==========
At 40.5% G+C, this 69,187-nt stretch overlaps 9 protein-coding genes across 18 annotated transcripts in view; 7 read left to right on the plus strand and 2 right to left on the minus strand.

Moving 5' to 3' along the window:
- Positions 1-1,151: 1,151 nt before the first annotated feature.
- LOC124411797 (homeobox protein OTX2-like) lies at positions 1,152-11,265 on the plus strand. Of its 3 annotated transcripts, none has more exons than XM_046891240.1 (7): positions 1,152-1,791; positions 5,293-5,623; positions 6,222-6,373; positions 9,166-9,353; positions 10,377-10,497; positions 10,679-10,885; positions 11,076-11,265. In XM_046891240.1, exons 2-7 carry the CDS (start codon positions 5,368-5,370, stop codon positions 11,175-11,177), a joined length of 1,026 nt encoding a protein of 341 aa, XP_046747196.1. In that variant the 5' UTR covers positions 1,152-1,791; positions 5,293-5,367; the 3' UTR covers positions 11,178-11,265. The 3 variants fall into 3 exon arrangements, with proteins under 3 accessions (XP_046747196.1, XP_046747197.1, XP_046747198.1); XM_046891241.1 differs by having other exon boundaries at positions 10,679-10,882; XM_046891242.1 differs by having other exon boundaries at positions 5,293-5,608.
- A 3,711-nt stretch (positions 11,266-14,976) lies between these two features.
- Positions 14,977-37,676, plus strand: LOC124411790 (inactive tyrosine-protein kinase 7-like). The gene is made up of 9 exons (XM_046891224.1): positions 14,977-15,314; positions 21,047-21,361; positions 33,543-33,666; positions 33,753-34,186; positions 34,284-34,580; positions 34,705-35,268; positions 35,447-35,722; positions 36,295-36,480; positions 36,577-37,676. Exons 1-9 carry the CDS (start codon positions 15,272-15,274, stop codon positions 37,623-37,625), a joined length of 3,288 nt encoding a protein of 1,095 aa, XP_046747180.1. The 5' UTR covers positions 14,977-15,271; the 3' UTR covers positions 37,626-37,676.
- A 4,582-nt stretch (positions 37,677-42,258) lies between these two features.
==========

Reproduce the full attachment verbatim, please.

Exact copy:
At 40.5% G+C, this 69,187-nt stretch overlaps 9 protein-coding genes across 18 annotated transcripts in view; 7 read left to right on the plus strand and 2 right to left on the minus strand.

Moving 5' to 3' along the window:
- Positions 1-1,151: 1,151 nt before the first annotated feature.
- LOC124411797 (homeobox protein OTX2-like) lies at positions 1,152-11,265 on the plus strand. Of its 3 annotated transcripts, none has more exons than XM_046891240.1 (7): positions 1,152-1,791; positions 5,293-5,623; positions 6,222-6,373; positions 9,166-9,353; positions 10,377-10,497; positions 10,679-10,885; positions 11,076-11,265. In XM_046891240.1, exons 2-7 carry the CDS (start codon positions 5,368-5,370, stop codon positions 11,175-11,177), a joined length of 1,026 nt encoding a protein of 341 aa, XP_046747196.1. In that variant the 5' UTR covers positions 1,152-1,791; positions 5,293-5,367; the 3' UTR covers positions 11,178-11,265. The 3 variants fall into 3 exon arrangements, with proteins under 3 accessions (XP_046747196.1, XP_046747197.1, XP_046747198.1); XM_046891241.1 differs by having other exon boundaries at positions 10,679-10,882; XM_046891242.1 differs by having other exon boundaries at positions 5,293-5,608.
- A 3,711-nt stretch (positions 11,266-14,976) lies between these two features.
- Positions 14,977-37,676, plus strand: LOC124411790 (inactive tyrosine-protein kinase 7-like). The gene is made up of 9 exons (XM_046891224.1): positions 14,977-15,314; positions 21,047-21,361; positions 33,543-33,666; positions 33,753-34,186; positions 34,284-34,580; positions 34,705-35,268; positions 35,447-35,722; positions 36,295-36,480; positions 36,577-37,676. Exons 1-9 carry the CDS (start codon positions 15,272-15,274, stop codon positions 37,623-37,625), a joined length of 3,288 nt encoding a protein of 1,095 aa, XP_046747180.1. The 5' UTR covers positions 14,977-15,271; the 3' UTR covers positions 37,626-37,676.
- A 4,582-nt stretch (positions 37,677-42,258) lies between these two features.